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George Nakashima

George Nakashima

George Nakashima

Information

Birth date: May 24, 1905
Country of birth: United_States
Occupation: Woodworker
Spouse(s): Marion Okajima (m. 1939-1990
Date of death: June 15, 1990
Children: Mira Nakashima

 

Early Life

Nakashima was born in 1905 in Spokane, Washington, to Katsuharu and Suzu Nakashima. He enrolled in the University of Washington program in architecture, graduating with a Bachelor of Architecture (B.Arch) about 1929. In 1931, after earning a master's degree in architecture from M.I.T.,Nakashima sold his car and purchased a round-the-world tramp steamship ticket. He spent a year in France living the life of a bohemian, and then went on to North Africa and eventually to Japan. While in Japan, Nakashima went to work for Antonin Raymond, an American architect who had collaborated with Frank Lloyd Wright on the Imperial Hotel. While working for Raymond, Nakashima toured Japan extensively, studying the subtleties of Japanese architecture and design. He also met Marion Okajima, who would become his wife.1

Later Life

While in Japan, Nakashima went to work for Antonin Raymond, an American architect who had collaborated with Frank Lloyd Wright on the Imperial Hotel. While working for Raymond, Nakashima toured Japan extensively, studying the subtleties of Japanese architecture and design. He also met Marion Okajima, who would become his wife.1

Career

In 1937, Raymond's company was commissioned to build a dormitory at an ashram in Puducherry, India for which Nakashima was the primary construction consultant. It was here that Nakashima made his first furniture.

In 1940 Nakashima returned to America, and began to make furniture and teach woodworking in Seattle. Like others of Japanese ancestry, he was interned during the Second World War and sent to Camp Minidoka in Hunt, Idaho, in March 1942. At the camp he met Gentaro (sometimes spelled Gentauro) Hikogawa, a man trained in traditional Japanese carpentry. Under his tutelage, Nakashima learned to master traditional Japanese hand tools and joinery techniques. Perhaps more significant, he began to approach woodworking with discipline and patience, striving for perfection in every stage of construction.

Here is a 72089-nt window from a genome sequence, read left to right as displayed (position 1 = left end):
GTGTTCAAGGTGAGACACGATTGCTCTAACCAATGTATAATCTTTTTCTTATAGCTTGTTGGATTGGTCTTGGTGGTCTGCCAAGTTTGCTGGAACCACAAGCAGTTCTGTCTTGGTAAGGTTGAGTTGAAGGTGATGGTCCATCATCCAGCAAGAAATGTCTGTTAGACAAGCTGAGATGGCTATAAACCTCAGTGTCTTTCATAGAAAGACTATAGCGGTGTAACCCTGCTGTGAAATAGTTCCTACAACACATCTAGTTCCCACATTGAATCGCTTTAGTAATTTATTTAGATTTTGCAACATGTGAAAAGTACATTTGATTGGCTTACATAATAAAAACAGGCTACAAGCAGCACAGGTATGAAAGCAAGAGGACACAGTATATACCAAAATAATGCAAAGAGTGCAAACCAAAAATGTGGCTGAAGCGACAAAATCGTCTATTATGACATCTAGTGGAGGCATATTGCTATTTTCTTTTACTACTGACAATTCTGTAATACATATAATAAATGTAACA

Nakashima's signature woodworking design was his large-scale tables made of large wood slabs with smooth tops but unfinished natural edges, consisting of multiple slabs connected with butterfly joints.1

Image Gallery

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Quotes

Each flitch, each board, each plank can have only one ideal use. The woodworker, applying a thousand skills, must find that ideal use and then shape the wood to realize its true potential.2

There must be a union between the spirit in wood and the spirit in man. The grain of the wood must relate closely to its function. The abutment of the edge of one board to an adjoining board can mean the success or failure of a piece. () Gradually a form evolves, much as nature produces the tree in the first place. The object created can live forever. The tree lives on in its new form. The object cannot follow a transitory “style”, here for a moment, discarded the next. Its appeal must be universal. Cordial and receptive, it should invite a meeting with man2

After a year of doing general farm work, it was quite clear to me that chickens and I were not compatible.2

Publications

Further Reading

External Links

George Nakashima's Legacy Website www.nakashimawoodworker.com

Interview with George Nakashima (Life Magazine)

Citations

1 Wikipedia contributors. "George Nakashima." Wikipedia, The Free Encyclopedia. Wikipedia, The Free Encyclopedia, 3 Oct. 2017. Web.10 Oct. 2017
2 “TOP 6 QUOTES BY GEORGE NAKASHIMA.” A-Z Quotes, http://www.azquotes.com/author/28966-George_Nakashima. Accessed 10 Oct. 2017.

Bibliography


 

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